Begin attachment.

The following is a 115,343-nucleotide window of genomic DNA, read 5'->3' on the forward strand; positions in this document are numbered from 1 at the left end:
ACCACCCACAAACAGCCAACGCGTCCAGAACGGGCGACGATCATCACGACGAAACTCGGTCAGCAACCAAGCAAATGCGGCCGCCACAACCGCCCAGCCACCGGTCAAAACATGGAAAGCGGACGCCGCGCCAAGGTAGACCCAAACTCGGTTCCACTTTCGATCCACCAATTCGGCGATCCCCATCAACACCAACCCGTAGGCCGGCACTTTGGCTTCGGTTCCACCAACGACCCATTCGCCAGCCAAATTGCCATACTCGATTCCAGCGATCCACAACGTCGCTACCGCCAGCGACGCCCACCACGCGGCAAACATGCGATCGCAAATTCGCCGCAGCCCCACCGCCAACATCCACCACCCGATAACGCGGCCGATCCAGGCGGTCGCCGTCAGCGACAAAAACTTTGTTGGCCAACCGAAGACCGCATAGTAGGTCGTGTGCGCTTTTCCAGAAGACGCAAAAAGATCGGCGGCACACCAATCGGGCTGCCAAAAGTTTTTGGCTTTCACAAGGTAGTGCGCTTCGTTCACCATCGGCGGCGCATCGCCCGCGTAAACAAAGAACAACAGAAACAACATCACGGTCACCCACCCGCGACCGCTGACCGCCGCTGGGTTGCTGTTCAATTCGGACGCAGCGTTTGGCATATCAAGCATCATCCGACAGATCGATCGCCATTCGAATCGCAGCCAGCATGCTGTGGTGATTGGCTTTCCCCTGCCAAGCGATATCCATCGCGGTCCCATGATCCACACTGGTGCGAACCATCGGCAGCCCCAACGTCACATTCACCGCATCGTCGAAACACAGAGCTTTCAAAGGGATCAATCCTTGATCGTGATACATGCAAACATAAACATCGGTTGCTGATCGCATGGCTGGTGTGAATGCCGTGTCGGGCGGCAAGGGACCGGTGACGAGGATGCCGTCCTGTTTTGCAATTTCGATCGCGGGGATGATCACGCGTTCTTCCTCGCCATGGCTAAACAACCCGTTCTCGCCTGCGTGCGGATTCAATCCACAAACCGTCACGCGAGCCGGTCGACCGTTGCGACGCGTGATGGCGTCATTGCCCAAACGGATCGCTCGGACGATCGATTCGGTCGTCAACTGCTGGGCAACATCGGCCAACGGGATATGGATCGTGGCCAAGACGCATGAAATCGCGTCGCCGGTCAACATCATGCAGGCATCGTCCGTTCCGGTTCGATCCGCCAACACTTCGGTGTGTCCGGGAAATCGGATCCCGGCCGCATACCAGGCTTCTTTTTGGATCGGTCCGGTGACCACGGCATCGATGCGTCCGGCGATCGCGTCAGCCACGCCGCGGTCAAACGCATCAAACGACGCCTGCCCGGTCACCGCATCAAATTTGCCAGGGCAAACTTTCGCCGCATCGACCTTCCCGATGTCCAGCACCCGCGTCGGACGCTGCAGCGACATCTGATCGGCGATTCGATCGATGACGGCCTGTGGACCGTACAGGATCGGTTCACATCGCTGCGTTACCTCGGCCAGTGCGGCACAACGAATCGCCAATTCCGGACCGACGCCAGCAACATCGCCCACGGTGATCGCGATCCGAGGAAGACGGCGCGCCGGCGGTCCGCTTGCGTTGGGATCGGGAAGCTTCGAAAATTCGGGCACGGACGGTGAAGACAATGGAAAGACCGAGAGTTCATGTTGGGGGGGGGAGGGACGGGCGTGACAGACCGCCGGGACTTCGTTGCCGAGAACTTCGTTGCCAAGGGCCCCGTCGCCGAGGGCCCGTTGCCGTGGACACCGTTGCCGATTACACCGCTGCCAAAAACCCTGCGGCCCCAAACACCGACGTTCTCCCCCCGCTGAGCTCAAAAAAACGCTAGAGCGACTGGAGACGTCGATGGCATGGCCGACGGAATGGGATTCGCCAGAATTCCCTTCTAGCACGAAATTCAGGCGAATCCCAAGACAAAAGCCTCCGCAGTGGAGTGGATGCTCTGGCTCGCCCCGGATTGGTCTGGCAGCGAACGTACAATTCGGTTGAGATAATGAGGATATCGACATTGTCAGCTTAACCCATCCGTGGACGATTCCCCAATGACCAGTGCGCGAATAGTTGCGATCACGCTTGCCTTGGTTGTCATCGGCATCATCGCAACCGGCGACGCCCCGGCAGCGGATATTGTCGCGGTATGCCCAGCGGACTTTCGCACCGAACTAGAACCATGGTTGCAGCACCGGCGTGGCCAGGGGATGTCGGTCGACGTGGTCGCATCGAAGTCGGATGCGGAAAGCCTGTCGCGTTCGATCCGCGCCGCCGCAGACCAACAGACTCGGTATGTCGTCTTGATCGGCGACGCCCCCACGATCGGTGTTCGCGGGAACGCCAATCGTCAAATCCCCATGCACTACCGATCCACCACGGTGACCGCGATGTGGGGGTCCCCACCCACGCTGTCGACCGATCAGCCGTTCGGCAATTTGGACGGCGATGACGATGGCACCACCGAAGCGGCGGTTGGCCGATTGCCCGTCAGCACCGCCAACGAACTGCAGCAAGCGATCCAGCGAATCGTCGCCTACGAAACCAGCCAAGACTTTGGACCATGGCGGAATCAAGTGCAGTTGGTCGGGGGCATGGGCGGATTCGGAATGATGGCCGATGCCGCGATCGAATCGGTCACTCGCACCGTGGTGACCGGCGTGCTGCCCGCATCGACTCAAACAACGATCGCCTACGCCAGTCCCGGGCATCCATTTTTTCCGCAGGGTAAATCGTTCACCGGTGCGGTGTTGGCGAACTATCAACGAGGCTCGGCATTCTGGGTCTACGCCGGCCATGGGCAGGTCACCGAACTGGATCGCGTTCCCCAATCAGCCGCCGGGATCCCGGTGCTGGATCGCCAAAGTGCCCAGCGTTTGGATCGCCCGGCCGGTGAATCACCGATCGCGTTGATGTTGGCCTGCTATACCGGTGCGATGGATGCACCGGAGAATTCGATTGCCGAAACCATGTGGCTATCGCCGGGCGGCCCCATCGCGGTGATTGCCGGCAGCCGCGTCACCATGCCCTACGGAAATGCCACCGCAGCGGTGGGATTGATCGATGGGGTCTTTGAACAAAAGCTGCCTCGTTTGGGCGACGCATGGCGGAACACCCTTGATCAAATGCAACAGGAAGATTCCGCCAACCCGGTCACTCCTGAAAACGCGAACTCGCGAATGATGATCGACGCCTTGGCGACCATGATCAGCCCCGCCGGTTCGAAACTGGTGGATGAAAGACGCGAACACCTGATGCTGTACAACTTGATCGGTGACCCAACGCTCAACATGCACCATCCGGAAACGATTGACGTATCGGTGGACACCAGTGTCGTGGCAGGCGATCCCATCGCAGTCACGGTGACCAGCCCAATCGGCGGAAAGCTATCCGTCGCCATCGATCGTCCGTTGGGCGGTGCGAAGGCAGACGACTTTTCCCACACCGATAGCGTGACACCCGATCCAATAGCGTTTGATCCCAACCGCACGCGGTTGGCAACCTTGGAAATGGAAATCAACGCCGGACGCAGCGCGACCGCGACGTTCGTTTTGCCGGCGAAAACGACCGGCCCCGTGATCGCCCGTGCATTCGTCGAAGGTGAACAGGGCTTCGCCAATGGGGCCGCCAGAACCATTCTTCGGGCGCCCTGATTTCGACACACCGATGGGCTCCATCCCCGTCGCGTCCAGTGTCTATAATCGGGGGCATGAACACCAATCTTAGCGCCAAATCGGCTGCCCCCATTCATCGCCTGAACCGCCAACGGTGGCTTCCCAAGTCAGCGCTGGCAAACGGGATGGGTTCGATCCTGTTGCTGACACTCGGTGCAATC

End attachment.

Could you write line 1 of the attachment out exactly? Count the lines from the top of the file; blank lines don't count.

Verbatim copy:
The following is a 115,343-nucleotide window of genomic DNA, read 5'->3' on the forward strand; positions in this document are numbered from 1 at the left end: